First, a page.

Im not giving upon any avenues, politicians are campaigning right now, so I am talking to everyone I can. Weve met with (Governor) Kate Brown and her representatives. Shes considering it.
We have to talk to the community and voters and help them understand that a bad idea never helped a good cause. We all agree the tax system is in trouble and needs fixing, and our schools are in trouble and need revenue, but this measure isnt the solution. This money is just going to the general fund, so how do we know who its helping? I want to solve education in this state, but I dont have any guarantees that this money is going to do anything remotely helpful. And I dont have it anyway! If I did have it Id still be concerned.
Were expecting that the average family would see $600 a year out of their pockets every year just in price increases: groceries and utilities. Thats a lot of money. Ill probably see a sales decline from that impact alone.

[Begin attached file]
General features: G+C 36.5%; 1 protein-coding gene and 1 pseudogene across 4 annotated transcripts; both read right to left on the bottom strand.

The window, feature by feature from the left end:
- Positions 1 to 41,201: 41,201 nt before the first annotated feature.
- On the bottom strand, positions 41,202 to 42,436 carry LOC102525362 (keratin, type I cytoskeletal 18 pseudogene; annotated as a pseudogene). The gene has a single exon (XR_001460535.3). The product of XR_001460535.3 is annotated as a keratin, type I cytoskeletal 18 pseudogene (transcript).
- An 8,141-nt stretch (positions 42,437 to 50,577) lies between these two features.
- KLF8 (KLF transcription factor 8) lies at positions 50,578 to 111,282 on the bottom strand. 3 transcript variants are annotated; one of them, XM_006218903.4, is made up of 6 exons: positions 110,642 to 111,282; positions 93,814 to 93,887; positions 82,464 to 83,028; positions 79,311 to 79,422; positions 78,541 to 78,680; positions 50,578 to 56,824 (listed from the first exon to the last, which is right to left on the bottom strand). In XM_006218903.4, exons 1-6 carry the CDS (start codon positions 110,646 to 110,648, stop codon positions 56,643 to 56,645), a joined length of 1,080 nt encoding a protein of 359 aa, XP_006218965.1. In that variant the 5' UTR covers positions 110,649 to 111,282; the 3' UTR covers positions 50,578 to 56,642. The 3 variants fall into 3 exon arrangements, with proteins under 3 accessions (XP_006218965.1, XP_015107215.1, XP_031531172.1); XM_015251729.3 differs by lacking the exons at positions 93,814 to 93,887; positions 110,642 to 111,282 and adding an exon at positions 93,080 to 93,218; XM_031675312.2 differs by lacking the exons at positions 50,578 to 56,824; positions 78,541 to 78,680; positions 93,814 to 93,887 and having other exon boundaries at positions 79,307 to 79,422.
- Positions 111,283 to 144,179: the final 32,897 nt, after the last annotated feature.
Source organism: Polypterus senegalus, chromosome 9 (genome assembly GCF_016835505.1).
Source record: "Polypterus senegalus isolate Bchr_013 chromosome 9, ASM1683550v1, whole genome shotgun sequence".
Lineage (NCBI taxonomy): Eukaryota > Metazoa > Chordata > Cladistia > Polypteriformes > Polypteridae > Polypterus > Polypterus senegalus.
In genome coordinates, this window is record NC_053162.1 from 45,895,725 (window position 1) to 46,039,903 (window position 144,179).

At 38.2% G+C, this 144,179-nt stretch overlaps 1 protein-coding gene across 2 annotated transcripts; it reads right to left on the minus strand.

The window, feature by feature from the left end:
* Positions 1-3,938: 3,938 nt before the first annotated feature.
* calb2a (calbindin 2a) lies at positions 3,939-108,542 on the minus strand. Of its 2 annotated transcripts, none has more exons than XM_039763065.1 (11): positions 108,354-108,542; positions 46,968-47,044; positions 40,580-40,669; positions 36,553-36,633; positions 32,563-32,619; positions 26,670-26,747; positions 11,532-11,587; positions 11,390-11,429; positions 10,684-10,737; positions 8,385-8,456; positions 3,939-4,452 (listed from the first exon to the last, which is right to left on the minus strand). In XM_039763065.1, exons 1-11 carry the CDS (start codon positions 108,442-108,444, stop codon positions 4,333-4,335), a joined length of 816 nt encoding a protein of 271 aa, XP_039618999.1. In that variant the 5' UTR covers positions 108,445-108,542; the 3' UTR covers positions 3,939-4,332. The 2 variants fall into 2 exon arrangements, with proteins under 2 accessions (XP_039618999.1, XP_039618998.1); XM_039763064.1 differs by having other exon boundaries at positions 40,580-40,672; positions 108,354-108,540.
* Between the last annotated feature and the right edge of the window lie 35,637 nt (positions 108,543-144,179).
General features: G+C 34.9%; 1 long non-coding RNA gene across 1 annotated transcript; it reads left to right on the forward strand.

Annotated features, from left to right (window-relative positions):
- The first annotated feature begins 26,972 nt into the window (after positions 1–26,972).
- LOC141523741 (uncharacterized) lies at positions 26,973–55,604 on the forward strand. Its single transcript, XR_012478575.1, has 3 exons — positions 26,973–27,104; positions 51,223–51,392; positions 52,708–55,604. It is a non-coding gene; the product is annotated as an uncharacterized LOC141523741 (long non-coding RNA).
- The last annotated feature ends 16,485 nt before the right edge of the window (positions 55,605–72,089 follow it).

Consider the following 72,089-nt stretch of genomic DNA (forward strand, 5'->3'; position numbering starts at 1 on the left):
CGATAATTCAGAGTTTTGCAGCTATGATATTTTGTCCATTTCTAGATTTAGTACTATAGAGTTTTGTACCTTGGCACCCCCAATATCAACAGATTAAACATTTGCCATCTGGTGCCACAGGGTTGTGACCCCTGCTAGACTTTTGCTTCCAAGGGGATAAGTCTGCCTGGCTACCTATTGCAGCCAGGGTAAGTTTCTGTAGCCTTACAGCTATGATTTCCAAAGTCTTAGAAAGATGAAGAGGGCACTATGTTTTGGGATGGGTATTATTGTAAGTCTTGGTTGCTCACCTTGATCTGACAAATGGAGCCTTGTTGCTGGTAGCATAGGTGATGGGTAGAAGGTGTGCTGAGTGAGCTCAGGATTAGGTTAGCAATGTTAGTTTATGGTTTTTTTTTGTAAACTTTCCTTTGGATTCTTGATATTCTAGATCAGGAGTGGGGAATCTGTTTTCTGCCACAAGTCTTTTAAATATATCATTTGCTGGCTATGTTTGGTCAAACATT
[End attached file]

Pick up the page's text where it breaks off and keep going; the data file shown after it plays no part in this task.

Any other specifics about the way Measure 97 is worded?
I dont see a lot of upside. Theres nothing in the bill that says this money goes to schools. We have to have more than a conversation, we have to get down to work on solving the problems that this bill is interested in addressing, but we have to find another solution.
A lot of voters out there want to make a difference, they see the problems and say this is at least something, I dont think it is. I think its a big, potential injury to consumers and businesses without solving the problem.
What is Measure 97?
Measure 97 (formerly Initiative Petition 28), a looming ballot measure that, if passed in November, would represent the largest tax increase in Oregons history.
It would bring in an estimated $2.65 billion in new money each year.
Measure 97 is being backed by public employee unions and others, including education and social service advocates.
Businesses and others caution that placing such a large sales tax on C-corporations will hurt the economy by raising the costs of consumer goods, including essentials such as food and electricity, and driving some companies out of Oregon.